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03-08-2012, 12:08 PM
Post: #9
RE: Truck having bouncing problems on take off from a stop sign
What do I need to take off to get to the bearinggs
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03-08-2012, 09:09 PM (This post was last modified: 03-08-2012 09:14 PM by Rupe.)
Post: #10
RE: Truck having bouncing problems on take off from a stop sign
The basics are to jack it up and support it as if you were going to do a brake job, remove the wheels, drums (discs?), remove the cover plate and catch the drain oil. Disconnect the drive shaft then spin the pinion yoke till you see the small bolt for the cross shaft in the carier. Take out the bolt, slide the cross shaft out, and now you are ready to remove the "horse shoe clips" that retain the axels. Push each axel in a half inch and you will probably hear the clips fall. Fish them out with a magnet or fish them off the axels then slide the axels out about 6 inches. It's ok to leave them hanging like that unless you are prone to walking into things. (can be shin bangers in a small garage) Spin the small gears around and fish them out one at a time, noticing where the shims go. Place all of these parks into a brownie pan, then cover.

At this point you remove the bearing caps for the carrier and keep everything in order. I use a couple of punch marks to designate left / right and then place everything in the brownie tin then cover it up again Using a LARGE screwdriver or crowbar you can now pry out the carrier. It's heavy and has sharp teath so use a shop rag or heavy work gloves to catch with one hand while you evenly pry with the other. There may be shims that fall out as you pry. Keep an eye on which ones are on which side for later.

Hint: I usually place a large flat cardboard on the ground so if I have to put anything down it stays clean.

Now you are down to removing the pinion shaft itself. You will need the proper size socket for the center nut and a rather large pipe wrench to hold the yoke if you don't have shop air and an impact gun. What I do first is count the exposed threads on the nose of the pinion (write it down) then using a punch I mark the edge of the nut and the edge of the shaft so you know EXACTLY where that nut sits. (this is aproximately where you will tighten it to later) Now you remove the nut, bang off the yoke (you may need a puller in some cases) then drive out the pinion shaft with a hammer and large punch.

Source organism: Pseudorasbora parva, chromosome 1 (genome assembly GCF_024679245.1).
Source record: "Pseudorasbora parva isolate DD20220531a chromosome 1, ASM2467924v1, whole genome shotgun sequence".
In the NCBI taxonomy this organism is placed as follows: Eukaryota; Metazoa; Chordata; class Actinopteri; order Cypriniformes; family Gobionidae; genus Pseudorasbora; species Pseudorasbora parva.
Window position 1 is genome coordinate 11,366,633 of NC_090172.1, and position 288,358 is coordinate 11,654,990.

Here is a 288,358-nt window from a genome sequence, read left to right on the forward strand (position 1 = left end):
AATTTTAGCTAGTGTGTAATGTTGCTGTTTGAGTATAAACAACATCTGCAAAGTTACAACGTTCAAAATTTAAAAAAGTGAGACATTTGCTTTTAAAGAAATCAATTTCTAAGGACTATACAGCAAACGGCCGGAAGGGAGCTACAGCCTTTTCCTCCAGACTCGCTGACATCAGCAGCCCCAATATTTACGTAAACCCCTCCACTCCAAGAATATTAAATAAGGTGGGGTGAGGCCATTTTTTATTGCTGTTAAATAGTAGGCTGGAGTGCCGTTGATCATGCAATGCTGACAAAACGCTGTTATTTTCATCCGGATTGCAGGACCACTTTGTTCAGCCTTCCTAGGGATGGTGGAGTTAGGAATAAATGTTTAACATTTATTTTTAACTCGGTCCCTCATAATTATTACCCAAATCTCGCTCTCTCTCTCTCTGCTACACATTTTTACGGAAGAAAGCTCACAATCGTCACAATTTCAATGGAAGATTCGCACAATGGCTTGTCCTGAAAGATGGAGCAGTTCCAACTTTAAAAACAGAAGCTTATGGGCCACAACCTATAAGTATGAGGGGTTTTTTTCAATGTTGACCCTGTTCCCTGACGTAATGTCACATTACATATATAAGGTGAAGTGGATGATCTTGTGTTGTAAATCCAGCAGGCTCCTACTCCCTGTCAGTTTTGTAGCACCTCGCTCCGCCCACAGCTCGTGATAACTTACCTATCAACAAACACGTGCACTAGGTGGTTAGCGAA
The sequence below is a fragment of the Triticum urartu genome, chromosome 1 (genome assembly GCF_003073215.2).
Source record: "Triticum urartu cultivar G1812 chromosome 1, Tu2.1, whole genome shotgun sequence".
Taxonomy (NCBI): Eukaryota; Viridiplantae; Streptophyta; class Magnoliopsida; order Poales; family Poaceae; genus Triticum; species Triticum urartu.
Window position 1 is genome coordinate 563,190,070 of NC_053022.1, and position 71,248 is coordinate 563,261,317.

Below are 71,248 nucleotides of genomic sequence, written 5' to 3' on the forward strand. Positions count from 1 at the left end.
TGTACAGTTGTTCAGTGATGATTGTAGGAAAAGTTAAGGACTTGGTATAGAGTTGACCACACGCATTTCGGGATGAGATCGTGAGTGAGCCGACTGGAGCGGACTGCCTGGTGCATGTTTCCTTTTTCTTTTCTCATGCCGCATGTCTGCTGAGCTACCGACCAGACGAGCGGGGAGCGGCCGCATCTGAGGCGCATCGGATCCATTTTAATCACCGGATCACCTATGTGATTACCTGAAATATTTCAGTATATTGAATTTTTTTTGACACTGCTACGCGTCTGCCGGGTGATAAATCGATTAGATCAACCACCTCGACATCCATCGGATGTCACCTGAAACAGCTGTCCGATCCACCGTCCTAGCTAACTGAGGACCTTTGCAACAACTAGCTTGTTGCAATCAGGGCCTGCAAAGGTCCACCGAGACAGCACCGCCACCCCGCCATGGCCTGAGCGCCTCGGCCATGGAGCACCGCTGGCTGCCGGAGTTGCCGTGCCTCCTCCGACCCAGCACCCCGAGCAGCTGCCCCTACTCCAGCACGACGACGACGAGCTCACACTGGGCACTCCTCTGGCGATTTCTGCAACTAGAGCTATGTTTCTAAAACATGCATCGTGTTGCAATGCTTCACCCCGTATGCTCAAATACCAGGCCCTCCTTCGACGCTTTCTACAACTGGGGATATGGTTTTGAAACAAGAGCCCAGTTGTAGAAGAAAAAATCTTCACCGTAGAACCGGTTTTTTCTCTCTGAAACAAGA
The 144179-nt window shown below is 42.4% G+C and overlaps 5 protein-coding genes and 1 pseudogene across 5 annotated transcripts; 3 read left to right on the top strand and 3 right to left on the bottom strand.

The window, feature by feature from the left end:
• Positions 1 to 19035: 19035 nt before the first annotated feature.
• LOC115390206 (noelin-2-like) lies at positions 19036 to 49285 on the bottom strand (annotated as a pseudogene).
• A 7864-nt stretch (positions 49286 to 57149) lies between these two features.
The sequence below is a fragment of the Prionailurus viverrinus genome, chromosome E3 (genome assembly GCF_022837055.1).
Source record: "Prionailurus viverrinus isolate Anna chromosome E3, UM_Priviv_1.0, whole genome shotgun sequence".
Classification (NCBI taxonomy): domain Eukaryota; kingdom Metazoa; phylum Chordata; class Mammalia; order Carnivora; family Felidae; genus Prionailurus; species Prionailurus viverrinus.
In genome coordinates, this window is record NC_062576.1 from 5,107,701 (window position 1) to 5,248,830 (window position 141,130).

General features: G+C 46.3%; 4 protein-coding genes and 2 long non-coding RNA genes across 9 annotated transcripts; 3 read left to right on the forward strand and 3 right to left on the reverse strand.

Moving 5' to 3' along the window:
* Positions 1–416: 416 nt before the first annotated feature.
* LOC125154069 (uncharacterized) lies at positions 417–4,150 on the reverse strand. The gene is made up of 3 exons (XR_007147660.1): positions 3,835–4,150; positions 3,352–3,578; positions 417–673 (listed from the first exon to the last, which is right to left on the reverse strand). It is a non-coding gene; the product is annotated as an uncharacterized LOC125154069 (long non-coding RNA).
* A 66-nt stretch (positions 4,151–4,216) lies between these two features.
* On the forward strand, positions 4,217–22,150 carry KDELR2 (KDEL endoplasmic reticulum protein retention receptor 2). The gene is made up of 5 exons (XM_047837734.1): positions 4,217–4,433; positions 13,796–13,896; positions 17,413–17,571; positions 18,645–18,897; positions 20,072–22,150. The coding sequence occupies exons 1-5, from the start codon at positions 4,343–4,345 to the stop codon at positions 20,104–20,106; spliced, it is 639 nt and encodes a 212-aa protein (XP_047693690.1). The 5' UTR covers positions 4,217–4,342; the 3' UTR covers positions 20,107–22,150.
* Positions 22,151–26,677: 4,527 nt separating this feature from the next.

Hint: place shop rags in a pile inside the housing and on the floor in case it flies out. This will help prevent damage.

Now that the pinion is out you can pry out the pinion seal and pull out the front bearing with your finger. After that use a long punch to bang out the two pinion bearing races. The bearing and shim / spacer that remain on the shaft will need to be pressed at a machine shop, and so will the two bearings on the carrier.

'nuther hint: don't put dirty parts like the drive shaft yoke in the brownie pan. This is for "clean" internal parts only!

OK, if you have a grasp and I have not scared you yet just let me know and I will post more on the reassembly part. If you feel I am getting over your head then it's time to seek professional help. Also remember that if you feel the gears themselves may be too worn then you should seek a junk yard "complete" unit or outside help. If the rear end already hums at highway speeds you probably have too much wear for this DIY repair and should seek another assembly either at a junk yard or new.